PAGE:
Is Kyoto Dead?
Do the world's governments have a plan on global warming?
After today the answer may be no, according to reports coming out of the world conference on climate change in Montreal. The conference, largely uncovered in the U.S. media, was intended to develop global efforts to cut greenhouse gas emissions after 2012, the end date of the Kyoto Protocol. The Bush administration has rejected the Kyoto protocol saying it would hinder economic growth.
The latest news reports out of Montreal indicate that the United States and Australia don't want to participate after 2012 as well.
Yesterday, the Winnipeg Sun reported that the talks were foundering, with hopes for a last minute breakthrough stoked only by a last-minute unofficial appearance today by former President Bill Clinton.
Today, The Guardian reported that "that the US had rejected a deal to start talks outside the Kyoto track between developed and developing countries to discuss future action on climate change."
"If the US insists on rejecting even the discussion of future action by all countries, it could stop Japan and others from agreeing to develop a new round of emission cuts by industrialised countries," potentially killing off the prospects of" a continuation of the Kyoto process.
The Kyoto Protocol is "almost buried," Australian Environment Minister Ian Campbell told the Sydney Morning Herald today.
"Speaking at the United Nations summit on climate change, Campbell said other countries had realised that Australia and the US were right not to ratify the protocol, and he predicted the system for setting targets and timetables for greenhouse gas reductions could be scrapped after 2012, when most industrialised countries have agreed to reduce their emissions," the SMH reported.
"A number of [countries] are saying 'Look, we made a mistake. We don't think that it's worth opening up a new negotiation about a future commitment when the commitments we have today are looking so unreasonable'," Campbell said.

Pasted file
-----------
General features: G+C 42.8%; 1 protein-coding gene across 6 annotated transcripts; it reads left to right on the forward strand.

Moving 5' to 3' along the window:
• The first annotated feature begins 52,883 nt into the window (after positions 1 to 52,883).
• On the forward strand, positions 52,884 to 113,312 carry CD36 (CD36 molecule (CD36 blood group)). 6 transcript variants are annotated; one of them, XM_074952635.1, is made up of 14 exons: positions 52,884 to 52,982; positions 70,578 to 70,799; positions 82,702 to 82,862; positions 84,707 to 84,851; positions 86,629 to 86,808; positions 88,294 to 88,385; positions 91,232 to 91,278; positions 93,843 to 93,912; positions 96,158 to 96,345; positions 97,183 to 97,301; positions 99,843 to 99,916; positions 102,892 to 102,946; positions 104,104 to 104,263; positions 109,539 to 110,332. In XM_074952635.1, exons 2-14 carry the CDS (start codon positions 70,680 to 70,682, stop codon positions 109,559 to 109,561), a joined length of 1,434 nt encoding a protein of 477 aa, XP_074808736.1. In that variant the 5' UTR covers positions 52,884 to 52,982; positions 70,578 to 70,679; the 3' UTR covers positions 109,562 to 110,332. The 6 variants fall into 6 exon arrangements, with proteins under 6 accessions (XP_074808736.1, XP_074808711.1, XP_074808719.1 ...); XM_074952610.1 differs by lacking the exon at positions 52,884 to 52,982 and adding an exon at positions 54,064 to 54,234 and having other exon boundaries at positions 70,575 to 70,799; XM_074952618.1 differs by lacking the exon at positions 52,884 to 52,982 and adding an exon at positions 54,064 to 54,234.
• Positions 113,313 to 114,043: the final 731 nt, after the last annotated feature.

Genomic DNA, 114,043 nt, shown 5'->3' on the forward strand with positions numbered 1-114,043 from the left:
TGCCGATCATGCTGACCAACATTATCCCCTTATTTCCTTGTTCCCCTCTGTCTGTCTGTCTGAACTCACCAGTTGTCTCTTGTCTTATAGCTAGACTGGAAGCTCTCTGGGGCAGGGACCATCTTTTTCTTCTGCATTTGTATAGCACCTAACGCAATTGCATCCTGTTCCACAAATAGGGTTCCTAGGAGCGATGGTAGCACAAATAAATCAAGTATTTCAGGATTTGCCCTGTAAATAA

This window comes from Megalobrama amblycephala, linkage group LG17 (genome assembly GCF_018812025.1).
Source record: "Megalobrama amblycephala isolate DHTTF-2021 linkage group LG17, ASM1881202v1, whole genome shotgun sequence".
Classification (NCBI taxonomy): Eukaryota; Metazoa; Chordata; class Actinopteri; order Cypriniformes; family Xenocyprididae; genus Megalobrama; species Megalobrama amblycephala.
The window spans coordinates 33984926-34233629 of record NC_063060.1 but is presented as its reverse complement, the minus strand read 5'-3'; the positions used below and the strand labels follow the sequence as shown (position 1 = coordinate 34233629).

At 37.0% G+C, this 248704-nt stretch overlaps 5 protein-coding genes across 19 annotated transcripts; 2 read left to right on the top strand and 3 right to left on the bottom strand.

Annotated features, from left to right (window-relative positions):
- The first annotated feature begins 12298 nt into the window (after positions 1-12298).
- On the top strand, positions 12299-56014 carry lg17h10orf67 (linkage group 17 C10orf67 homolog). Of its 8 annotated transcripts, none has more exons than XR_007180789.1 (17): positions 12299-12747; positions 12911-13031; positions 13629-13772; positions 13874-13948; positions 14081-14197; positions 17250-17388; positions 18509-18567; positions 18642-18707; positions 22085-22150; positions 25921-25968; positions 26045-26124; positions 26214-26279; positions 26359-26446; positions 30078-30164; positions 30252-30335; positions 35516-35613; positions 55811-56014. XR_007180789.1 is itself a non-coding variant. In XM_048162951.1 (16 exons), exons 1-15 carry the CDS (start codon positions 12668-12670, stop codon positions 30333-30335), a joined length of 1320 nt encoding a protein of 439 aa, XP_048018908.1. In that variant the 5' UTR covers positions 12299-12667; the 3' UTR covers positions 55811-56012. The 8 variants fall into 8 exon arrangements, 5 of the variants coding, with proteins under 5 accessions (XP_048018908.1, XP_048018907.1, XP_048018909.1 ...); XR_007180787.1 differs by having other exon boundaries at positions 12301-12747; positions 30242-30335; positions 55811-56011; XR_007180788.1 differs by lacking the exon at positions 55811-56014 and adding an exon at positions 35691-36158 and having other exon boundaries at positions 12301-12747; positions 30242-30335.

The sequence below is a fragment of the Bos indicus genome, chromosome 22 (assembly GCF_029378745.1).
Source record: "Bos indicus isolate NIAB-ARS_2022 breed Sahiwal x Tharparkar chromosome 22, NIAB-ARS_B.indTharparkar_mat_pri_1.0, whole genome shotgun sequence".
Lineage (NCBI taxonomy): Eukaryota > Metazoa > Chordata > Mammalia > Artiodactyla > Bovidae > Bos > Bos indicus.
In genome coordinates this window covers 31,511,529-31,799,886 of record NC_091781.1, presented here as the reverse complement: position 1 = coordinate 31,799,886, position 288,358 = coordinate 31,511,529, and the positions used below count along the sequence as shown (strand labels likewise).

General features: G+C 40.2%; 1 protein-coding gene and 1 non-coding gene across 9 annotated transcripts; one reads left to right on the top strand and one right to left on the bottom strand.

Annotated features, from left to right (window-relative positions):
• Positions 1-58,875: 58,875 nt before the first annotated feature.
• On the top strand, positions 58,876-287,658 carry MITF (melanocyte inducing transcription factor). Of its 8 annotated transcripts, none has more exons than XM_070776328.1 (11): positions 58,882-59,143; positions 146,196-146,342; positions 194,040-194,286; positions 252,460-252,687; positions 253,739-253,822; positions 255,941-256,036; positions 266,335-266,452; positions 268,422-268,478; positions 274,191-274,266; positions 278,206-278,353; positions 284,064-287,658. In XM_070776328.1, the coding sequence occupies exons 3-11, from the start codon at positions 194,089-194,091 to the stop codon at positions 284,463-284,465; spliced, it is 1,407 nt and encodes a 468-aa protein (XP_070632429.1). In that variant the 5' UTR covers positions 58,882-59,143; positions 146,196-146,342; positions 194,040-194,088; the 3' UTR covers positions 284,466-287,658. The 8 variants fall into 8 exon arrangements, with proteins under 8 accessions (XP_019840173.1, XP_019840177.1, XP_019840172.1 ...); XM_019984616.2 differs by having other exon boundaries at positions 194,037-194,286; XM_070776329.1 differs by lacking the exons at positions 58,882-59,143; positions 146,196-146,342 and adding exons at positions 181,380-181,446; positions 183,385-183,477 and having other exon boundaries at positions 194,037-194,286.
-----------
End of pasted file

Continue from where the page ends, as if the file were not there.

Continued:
Campbell did not identify those countries. In fact, Australia and the United States were alone in making that argument.
South Africa's Mail and Guardian reported that the South Africa delegation has been leading the push by 77 less developed countries and China for more concessions on greenhouse gas emissions.
"In the opposing camp, Japan and the European Union were looking for concessions from developing countries, particularly rapidly industrialising countries such as South Africa, Brazil, India and China," the MG reported.
Yesterday, Canadian Prime Minister Paul Martin, host of the conference, chided opponents of the Kyoto Protocol, saying, "climate change is a global challenge that demands a global response, yet there are nations that resist, voices that attempt to diminish the urgency or dismiss the science, or declare, either in word or in indifference, that this is not our problem to solve. Well, it is our problem to solve."
The Times of London said the prospective demise of the Kyoto treaty was not a tragedy but "a success," while former British environment secretary Stephen Byers told The Independent, "If phase one of Kyoto comes to an end without an adequate successor, our ability to avoid dangerous climate change will be dramatically diminished."
In the U.S. National Public Radio was one of the few media outlets to dedicate significant coverage to the Montreal gathering.
The conference wraps up today.
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